Are you hoping for chocolates under the tree this Christmas?
After all, who doesn’t like chocolate?
Well, chocolate has been used as a weapon before.
New Zealand had three cases of poisoned chocolates being sent through the mail and one of poisoned chocolates as a Christmas gift.
In Blackball, on the West Coast in September 1934, Ethel Bragg and Jean Clark, both 20, received an exciting and unexpected gift. A box of chocolates with a note signed from Jim. It was addressed to both of them.
A friend of theirs, Maggie Smith, worked next door at Dumpleton’s Bakery in Blackball’s main street.
When they offered her chocolate she took it. In fact more than one.
It would prove fatal. While Ethel and Jean both tasted the chocolates, they complained they were bitter and spat them out.
Maggie later collapsed and died within an hour.
The chocolates had been tampered with, with strychnine crystals added to them. Several of the chocolates had little holes on the bottom.
John Skikelthorp Page - a miner, was charged with murder and attempted murder. But it was clear he was insane and he was committed to the Seacliff Mental hospital.
Less than a year later in Hawke’s Bay Alma Keith received a box of chocolates. With it was a note that appeared to be from a farmhand she was friendly with, Jack Masters.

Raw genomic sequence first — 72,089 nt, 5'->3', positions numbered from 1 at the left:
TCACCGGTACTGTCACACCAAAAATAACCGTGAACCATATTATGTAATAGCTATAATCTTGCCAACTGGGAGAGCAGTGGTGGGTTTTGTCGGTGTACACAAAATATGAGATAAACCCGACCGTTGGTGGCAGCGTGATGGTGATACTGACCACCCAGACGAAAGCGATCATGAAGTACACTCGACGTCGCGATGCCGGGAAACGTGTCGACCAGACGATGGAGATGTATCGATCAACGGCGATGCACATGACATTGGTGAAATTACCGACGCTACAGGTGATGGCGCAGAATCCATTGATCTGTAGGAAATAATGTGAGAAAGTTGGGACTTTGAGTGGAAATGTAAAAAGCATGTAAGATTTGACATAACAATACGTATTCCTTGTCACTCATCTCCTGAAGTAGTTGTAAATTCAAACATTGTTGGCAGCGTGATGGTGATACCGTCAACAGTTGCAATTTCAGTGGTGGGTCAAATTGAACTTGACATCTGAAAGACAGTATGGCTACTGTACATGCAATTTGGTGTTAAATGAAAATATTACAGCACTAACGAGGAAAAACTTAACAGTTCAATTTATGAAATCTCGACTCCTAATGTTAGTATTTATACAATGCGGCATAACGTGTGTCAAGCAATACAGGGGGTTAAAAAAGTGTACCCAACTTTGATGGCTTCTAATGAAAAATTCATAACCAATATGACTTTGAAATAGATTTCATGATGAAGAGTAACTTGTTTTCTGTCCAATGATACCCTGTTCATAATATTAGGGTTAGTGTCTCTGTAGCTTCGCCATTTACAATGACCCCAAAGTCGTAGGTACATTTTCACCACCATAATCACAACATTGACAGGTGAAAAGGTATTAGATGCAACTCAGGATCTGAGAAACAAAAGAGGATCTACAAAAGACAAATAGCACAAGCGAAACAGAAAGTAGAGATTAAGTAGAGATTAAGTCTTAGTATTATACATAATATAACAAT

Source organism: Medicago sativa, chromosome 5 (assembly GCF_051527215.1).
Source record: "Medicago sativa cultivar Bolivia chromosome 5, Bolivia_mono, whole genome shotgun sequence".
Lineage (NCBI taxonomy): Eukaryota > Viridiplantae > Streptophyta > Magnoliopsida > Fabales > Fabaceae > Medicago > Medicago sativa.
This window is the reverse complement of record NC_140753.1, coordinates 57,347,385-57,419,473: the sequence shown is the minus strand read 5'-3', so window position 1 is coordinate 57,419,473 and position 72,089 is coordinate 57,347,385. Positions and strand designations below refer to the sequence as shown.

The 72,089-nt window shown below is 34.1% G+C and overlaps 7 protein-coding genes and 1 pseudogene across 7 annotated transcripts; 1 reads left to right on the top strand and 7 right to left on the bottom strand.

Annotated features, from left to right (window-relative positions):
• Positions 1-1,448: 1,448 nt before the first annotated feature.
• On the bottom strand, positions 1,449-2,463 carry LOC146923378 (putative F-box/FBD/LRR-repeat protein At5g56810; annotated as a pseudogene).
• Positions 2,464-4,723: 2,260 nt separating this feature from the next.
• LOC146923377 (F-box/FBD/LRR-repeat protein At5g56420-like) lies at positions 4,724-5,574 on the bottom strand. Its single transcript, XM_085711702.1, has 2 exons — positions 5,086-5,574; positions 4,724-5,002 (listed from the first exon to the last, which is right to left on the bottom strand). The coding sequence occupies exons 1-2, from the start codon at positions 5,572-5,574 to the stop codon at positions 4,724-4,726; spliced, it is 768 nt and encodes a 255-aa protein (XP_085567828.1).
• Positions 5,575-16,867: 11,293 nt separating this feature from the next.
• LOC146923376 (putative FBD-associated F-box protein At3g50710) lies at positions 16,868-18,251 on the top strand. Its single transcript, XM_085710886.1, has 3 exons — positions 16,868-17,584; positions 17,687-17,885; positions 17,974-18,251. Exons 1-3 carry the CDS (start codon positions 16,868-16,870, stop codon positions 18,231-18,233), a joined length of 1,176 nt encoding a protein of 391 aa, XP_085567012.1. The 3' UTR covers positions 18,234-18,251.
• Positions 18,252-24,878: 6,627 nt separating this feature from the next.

Alma’s mother was suspicious and they took the box to the police station.
The poison this time was arsenic.
Two months after that in 1935 Phyllis Marshall, 18 was charged with attempted murder. Masters had been paying attention to both the women. Marshall denied it, saying she just wanted to give the other woman a good scare.
She was found not guilty when her defence pointed the finger at Masters as the mastermind.
But the strangest case came from Blenheim, when Alma Rose confessed to sending herself strychnine laced chocolates. She could not offer a proper explanation but the Magistrate at the time thought it was “a morbid yearning for sensationalism.”
A copycat perhaps, after a year of publicity about similar poison chocolates.
She was put on a good behaviour bond for a year.
The last case in 1951, James Mayo was found not guilty of poisoning chocolates with strychnine resulting in the death of Harold Palmer. Rita Osbourne had gone to the police when she became aware of the death to say that Mayo had given her poison to kill a dog at one point.
Police also used hand writing analysis to prove the writing on the Christmas label on the chocolates was Mayo’s but it was discredited by the defence lawyer who instead pointed the finger at Rita Osbourne. It worked and the jury acquitted him.
Still want those chocolates?